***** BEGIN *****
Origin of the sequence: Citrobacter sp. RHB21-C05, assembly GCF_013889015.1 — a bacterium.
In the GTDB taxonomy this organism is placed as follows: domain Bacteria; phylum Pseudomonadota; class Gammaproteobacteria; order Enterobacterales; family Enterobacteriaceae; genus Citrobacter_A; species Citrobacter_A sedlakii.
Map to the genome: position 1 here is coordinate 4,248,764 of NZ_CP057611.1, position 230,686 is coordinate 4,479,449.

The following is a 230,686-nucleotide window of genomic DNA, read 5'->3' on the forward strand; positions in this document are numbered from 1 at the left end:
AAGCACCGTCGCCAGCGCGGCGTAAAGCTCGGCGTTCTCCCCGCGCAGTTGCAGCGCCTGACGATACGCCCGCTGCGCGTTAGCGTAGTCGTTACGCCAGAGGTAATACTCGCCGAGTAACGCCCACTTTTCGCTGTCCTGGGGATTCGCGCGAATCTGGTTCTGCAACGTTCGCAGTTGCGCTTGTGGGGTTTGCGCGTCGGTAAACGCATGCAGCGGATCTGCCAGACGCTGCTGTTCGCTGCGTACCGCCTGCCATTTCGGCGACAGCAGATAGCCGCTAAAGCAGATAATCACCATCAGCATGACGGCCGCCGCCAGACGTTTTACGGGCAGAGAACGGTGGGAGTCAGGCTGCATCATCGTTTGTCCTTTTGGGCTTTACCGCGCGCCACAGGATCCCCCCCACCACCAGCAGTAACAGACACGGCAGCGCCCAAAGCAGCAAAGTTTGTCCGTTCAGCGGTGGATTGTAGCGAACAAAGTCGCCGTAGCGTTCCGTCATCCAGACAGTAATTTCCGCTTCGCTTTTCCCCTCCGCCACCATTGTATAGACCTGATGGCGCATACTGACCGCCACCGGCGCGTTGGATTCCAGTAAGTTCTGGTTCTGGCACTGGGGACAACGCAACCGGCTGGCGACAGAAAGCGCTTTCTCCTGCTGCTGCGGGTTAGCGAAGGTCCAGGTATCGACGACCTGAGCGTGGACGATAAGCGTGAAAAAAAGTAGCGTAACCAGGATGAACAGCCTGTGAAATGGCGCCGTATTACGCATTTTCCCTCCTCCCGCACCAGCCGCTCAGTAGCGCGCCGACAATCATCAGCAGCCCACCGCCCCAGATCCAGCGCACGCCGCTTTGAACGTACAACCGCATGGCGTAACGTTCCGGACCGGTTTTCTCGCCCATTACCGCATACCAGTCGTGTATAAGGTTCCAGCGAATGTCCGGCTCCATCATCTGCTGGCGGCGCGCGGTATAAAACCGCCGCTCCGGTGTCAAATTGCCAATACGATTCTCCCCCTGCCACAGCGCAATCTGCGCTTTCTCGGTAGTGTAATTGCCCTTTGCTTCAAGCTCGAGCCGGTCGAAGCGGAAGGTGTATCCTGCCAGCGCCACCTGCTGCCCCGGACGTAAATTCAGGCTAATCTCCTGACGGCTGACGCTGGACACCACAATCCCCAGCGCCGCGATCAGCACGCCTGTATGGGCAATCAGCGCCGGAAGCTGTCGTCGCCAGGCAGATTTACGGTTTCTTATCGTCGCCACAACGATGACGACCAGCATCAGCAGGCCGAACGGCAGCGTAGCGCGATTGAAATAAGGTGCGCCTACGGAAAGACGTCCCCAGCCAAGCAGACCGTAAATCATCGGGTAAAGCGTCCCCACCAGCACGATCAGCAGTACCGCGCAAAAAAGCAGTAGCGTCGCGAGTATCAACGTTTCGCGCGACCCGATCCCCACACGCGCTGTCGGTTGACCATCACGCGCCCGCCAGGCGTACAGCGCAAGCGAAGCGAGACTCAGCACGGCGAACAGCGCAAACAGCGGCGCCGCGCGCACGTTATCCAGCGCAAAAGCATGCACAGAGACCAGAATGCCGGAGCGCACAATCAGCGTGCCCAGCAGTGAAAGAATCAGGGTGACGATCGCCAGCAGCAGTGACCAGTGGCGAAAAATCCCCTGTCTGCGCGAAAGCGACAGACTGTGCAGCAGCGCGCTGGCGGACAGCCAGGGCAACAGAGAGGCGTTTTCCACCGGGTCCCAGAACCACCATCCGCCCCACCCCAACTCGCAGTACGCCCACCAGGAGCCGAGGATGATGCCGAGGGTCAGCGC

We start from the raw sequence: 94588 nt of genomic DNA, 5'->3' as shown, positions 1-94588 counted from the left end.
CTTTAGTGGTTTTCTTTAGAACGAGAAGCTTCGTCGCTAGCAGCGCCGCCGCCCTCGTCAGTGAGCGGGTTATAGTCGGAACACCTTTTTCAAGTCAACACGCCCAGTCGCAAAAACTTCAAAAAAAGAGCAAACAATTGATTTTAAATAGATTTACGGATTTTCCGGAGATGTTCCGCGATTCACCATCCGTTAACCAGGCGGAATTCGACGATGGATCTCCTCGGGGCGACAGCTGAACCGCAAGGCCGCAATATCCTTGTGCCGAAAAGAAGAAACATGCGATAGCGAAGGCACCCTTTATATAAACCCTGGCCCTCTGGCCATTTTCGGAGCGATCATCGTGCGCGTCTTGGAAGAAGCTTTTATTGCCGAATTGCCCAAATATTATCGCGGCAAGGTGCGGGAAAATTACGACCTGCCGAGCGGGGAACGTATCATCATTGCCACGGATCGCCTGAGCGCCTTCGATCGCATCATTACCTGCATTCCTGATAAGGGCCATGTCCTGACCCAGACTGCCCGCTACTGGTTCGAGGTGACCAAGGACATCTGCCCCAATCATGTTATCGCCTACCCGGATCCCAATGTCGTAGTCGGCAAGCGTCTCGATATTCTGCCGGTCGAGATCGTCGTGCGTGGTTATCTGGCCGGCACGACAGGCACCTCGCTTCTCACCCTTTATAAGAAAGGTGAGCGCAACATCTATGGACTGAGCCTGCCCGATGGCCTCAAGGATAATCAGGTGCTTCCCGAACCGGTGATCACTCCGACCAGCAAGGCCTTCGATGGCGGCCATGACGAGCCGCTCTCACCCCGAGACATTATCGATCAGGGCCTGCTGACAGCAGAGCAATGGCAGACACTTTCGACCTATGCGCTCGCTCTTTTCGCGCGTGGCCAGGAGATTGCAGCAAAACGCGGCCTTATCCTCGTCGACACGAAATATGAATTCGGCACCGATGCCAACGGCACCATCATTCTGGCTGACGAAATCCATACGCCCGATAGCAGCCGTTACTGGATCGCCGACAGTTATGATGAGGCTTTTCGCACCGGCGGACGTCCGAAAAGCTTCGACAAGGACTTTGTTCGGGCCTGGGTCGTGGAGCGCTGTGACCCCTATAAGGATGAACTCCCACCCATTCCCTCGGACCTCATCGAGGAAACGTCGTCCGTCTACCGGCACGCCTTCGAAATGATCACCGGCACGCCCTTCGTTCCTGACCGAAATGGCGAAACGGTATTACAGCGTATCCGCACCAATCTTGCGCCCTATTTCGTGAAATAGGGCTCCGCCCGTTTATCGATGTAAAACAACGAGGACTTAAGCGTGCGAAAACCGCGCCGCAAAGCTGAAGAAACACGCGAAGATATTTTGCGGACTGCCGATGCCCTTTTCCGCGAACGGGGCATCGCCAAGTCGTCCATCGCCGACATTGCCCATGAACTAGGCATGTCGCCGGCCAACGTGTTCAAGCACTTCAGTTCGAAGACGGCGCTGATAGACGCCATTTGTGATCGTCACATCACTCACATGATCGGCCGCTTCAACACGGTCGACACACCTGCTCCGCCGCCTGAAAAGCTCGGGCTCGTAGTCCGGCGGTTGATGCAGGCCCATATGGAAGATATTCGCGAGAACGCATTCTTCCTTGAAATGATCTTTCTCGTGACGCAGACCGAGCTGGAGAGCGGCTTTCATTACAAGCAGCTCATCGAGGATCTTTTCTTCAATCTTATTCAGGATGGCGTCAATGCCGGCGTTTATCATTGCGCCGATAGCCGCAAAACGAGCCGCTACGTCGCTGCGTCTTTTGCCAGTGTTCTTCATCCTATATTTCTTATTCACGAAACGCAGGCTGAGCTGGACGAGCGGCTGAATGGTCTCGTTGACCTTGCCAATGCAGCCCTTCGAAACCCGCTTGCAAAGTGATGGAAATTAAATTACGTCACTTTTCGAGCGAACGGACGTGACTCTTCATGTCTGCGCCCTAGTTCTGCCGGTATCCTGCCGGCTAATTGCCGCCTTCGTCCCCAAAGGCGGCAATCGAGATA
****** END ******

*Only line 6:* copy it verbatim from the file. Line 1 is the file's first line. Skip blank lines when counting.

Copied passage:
We start from the raw sequence: 94588 nt of genomic DNA, 5'->3' as shown, positions 1-94588 counted from the left end.